Tuesday, April 26, 2011

A Sad Day For The Sea And The Planet

Friday, April 22nd, 2011, was a sad day for those of us who love the sea and the whales and dolphins who rule over its dominions. On that day, SeaWorld Orlando debuted their new Killer Whale show, which they have presumptuously and insensitively named 'One World.' Their spin-doctors describe it as a grand spectacular of lights, and music, and fountains...and oh yes, Killer Whales, who they call the 'ambassadors of the sea.' They go on to claim that its purpose is to excite, and educate, and inspire their guests to make a difference in the world.

Wait! What? To make a difference how? By paying huge sums of money to sit on bleachers and gawk and guffaw while intelligent and sentient beings, who God created to roam the open oceans of the world, perform stupid and demeaning tricks.

The people who own and operate SeaWorld do it because they can: they can because the government allows them to; and they can because their "guests" don't understand the difference between a Killer Whale and a trained monkey in the circus. But Killer Whales know the difference and that's what makes their imprisonment so very sad.

And while these ignorant and uncaring audiences continue to pay money to the wardens of these liquid prisons, magnificent ocean beings remain locked away in tiny concrete tanks where they lead shortened lives of mind-numbing boredom and mental anguish. For this, we are a lesser race and this is a lesser planet.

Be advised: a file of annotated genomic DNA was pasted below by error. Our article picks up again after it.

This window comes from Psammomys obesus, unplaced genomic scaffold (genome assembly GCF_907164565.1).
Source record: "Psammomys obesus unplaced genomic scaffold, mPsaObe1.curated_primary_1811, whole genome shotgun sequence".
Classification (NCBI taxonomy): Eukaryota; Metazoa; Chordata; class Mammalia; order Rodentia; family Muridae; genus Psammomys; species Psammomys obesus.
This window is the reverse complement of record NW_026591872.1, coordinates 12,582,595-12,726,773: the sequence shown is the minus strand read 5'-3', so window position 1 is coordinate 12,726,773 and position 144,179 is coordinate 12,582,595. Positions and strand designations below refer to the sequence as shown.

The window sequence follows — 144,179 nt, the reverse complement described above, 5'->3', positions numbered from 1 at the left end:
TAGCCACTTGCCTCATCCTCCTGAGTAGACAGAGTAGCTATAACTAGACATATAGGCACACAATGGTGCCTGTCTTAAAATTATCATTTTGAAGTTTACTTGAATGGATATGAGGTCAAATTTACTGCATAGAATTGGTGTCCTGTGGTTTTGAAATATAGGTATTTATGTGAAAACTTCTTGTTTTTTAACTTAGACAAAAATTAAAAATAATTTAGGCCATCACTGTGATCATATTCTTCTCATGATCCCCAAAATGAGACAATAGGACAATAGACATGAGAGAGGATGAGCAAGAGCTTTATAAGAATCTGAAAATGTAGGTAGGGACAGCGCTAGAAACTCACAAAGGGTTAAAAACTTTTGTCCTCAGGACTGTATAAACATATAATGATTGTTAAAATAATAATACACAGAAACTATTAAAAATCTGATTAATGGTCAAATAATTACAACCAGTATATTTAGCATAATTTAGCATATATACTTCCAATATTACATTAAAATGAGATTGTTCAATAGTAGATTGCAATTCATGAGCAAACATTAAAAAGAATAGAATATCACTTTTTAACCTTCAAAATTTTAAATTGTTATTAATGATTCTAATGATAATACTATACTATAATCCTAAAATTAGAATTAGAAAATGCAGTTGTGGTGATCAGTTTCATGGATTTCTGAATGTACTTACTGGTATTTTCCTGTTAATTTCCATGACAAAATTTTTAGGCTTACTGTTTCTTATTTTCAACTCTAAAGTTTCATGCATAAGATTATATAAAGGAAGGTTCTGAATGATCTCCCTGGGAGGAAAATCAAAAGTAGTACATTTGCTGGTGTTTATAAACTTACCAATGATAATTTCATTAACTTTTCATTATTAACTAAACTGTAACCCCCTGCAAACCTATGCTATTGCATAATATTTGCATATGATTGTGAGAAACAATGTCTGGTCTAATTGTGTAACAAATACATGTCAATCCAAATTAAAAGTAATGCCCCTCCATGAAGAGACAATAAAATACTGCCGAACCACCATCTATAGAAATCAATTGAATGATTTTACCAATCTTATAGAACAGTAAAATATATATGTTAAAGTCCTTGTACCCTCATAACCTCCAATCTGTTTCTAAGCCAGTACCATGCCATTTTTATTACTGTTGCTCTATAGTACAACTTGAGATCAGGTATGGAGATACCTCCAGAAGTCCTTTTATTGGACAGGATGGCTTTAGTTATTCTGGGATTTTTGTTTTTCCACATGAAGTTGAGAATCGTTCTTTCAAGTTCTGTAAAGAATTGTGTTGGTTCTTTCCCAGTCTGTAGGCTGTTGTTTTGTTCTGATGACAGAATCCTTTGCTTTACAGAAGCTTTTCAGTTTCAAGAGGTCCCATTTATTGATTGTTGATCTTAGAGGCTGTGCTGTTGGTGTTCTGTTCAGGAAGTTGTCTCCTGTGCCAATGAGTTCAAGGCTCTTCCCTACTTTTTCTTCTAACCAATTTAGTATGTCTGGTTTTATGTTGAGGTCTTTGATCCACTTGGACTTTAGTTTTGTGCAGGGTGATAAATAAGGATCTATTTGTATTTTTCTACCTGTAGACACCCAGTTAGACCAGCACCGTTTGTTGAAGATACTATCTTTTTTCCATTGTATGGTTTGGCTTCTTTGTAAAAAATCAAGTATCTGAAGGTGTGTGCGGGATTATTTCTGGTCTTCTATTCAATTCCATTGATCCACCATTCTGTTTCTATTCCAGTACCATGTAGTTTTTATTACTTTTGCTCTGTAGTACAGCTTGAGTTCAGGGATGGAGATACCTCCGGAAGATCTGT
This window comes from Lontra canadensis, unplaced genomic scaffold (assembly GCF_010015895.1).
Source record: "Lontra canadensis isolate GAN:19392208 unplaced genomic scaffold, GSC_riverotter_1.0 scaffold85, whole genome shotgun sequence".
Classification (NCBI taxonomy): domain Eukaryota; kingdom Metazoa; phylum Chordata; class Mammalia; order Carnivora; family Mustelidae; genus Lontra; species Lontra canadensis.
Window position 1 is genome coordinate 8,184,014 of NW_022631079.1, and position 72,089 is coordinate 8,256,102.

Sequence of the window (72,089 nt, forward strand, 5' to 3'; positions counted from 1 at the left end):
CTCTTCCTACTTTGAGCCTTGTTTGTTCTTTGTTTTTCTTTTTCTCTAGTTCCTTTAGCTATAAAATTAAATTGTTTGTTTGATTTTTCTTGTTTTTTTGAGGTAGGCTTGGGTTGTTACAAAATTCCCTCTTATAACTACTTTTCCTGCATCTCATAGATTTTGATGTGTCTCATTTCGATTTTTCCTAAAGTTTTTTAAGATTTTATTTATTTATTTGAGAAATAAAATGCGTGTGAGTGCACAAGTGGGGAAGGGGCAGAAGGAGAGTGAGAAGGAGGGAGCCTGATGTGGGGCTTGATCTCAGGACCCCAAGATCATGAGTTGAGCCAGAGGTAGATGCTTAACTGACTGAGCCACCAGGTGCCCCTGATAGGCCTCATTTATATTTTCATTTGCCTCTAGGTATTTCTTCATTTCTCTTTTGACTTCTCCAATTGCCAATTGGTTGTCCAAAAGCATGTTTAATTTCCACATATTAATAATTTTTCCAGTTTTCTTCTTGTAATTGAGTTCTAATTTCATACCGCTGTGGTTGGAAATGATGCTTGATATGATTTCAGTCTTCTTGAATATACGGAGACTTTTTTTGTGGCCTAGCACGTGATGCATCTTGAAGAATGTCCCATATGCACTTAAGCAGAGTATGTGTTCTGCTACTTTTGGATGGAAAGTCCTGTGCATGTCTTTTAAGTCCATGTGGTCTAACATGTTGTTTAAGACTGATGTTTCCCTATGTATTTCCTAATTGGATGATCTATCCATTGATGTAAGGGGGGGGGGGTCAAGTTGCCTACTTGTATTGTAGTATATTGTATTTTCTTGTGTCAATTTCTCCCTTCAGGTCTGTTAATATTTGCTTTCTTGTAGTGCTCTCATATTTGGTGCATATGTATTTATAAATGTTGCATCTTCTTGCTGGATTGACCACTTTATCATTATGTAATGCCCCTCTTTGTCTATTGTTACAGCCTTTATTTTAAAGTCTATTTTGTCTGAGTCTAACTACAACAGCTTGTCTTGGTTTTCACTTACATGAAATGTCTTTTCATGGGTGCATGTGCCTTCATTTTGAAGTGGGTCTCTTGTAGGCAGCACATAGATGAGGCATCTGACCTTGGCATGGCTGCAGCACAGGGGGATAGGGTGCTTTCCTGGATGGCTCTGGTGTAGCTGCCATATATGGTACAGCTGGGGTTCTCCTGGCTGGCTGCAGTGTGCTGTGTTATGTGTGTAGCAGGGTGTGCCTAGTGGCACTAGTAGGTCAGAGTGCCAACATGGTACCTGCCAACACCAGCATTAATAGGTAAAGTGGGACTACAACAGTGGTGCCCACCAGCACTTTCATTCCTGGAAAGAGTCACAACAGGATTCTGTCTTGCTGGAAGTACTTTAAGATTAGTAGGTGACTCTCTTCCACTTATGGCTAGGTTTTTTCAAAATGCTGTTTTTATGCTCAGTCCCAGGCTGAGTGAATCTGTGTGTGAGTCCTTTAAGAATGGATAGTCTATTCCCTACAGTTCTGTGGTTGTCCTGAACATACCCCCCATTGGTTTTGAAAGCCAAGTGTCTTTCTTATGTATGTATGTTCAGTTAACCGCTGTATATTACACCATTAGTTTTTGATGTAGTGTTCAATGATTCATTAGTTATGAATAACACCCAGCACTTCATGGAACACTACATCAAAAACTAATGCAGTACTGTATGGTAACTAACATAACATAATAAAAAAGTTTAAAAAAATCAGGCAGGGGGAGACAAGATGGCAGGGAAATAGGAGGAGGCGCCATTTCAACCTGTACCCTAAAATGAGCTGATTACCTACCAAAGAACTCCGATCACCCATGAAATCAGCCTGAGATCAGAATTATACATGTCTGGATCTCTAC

Thursday, April 21, 2011

The Humpback Hit Parade

Building upon the musical theme of my previous posting, albeit on a happier note (pun intended), a study conducted by graduate students at the University of Queensland, and reported online in Current Biology, reveals that male Humpback Whales within a specific population all sing the same mating song at any given time. (Gosh, you'd think that at least one of these big boys would want to sing his own tune to stand out from the rest of the gang; but then again, perhaps female Humpbacks aren't too particular as long as their prospective mates can carry a tune, any tune.)

The researchers report that these "cultural waves" spread across the ocean as they are copied by whales in other populations, in what amounts to a Humpback hit parade. And just like with their human counterparts, when one song has gained ocean wide popularity a new song will appear to replace it.

As Pan, the little Harbor Porpoise, and co-star of my book, The Tempest's Roar, might say, "Pleases us. Pleases us," because to him, whalesong is the most beautiful sound any sentient being can hear on this tiny blue space marble that we call Earth but whales know as Planet Ocean.

Monday, April 18, 2011

The Amazon River Dolphin Song